```
## One possible model is
fit.gls <- gls(weight ~ Time, data = ChickWeight,
weights = varPower())
fit.gls.vc <- var_cov(fit.gls)
## Note: the function getVarCov fails for this object
## Visualize the first few observations
fit.gls.vc[1:10,1:10]
```

```
## [,1] [,2] [,3] [,4] [,5] [,6] [,7] [,8]
## [1,] 3.530572 0.00000 0.00000 0.0000 0.0000 0.0000 0.000 0.000
## [2,] 0.000000 15.12026 0.00000 0.0000 0.0000 0.0000 0.000 0.000
## [3,] 0.000000 0.00000 47.53714 0.0000 0.0000 0.0000 0.000 0.000
## [4,] 0.000000 0.00000 0.00000 122.3036 0.0000 0.0000 0.000 0.000
## [5,] 0.000000 0.00000 0.00000 0.0000 273.3773 0.0000 0.000 0.000
## [6,] 0.000000 0.00000 0.00000 0.0000 0.0000 550.6203 0.000 0.000
## [7,] 0.000000 0.00000 0.00000 0.0000 0.0000 0.0000 1023.508 0.000
## [8,] 0.000000 0.00000 0.00000 0.0000 0.0000 0.0000 0.000 1785.058
## [9,] 0.000000 0.00000 0.00000 0.0000 0.0000 0.0000 0.000 0.000
## [10,] 0.000000 0.00000 0.00000 0.0000 0.0000 0.0000 0.000 0.000
## [,9] [,10]
## [1,] 0.000 0.000
## [2,] 0.000 0.000
## [3,] 0.000 0.000
## [4,] 0.000 0.000
## [5,] 0.000 0.000
## [6,] 0.000 0.000
## [7,] 0.000 0.000
## [8,] 0.000 0.000
## [9,] 2955.968 0.000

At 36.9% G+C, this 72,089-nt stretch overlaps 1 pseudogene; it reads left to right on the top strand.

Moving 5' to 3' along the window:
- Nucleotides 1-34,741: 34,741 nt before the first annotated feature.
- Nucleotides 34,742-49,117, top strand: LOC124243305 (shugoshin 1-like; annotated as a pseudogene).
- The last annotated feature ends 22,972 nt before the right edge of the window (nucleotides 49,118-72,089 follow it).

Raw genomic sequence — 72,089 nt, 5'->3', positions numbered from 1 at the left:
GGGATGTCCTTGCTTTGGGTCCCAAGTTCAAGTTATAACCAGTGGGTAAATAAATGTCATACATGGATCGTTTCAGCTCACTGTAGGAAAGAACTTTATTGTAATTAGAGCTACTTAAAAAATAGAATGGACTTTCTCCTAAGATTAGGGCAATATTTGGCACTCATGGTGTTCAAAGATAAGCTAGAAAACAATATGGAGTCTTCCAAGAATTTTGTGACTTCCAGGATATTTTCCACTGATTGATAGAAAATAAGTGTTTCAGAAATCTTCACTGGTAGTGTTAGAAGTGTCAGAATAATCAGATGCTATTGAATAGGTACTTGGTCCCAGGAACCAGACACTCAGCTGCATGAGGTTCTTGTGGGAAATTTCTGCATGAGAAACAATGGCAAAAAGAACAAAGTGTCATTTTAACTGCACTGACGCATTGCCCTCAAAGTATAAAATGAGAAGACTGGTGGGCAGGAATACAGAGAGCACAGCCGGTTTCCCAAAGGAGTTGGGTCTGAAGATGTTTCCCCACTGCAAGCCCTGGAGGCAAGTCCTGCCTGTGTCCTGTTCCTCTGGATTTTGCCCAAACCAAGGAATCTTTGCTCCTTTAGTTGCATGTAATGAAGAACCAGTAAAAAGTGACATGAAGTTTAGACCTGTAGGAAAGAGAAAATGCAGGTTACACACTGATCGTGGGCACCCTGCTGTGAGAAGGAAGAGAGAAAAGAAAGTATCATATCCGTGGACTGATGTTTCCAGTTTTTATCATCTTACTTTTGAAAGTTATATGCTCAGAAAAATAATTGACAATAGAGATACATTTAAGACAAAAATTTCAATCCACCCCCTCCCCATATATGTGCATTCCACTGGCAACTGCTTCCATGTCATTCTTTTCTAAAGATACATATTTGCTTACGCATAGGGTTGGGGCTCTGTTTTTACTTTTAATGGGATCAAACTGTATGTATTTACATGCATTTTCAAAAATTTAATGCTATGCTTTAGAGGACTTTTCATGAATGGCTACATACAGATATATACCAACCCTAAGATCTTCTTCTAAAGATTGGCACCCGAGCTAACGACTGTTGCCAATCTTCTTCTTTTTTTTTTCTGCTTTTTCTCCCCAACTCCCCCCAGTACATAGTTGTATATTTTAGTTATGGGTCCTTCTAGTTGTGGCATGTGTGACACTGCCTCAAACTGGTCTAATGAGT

## [10,] 0.000 4688.938
```

```
## Store for visualization
## only the first 12 observations
vc2 <- fit.gls.vc[1:12,1:12]
round(vc2,0)
```

```
## [,1] [,2] [,3] [,4] [,5] [,6] [,7] [,8] [,9] [,10] [,11] [,12]
## [1,] 4 0 0 0 0 0 0 0 0 0 0 0
## [2,] 0 15 0 0 0 0 0 0 0 0 0 0
## [3,] 0 0 48 0 0 0 0 0 0 0 0 0
## [4,] 0 0 0 122 0 0 0 0 0 0 0 0
## [5,] 0 0 0 0 273 0 0 0 0 0 0 0
## [6,] 0 0 0 0 0 551 0 0 0 0 0 0
## [7,] 0 0 0 0 0 0 1024 0 0 0 0 0
## [8,] 0 0 0 0 0 0 0 1785 0 0 0 0
## [9,] 0 0 0 0 0 0 0 0 2956 0 0 0
## [10,] 0 0 0 0 0 0 0 0 0 4689 0 0
## [11,] 0 0 0 0 0 0 0 0 0 0 7173 0
## [12,] 0 0 0 0 0 0 0 0 0 0 0 8767
```

```
## The variance increases as weight increases
## Visualize the variance-covariance of the errors
## This is only for the first 12 observations
## It is easier to visualize in the log scale
## Note: log(0) becomes -Inf, but not shown here
image(log(vc2[,ncol(vc2):1]),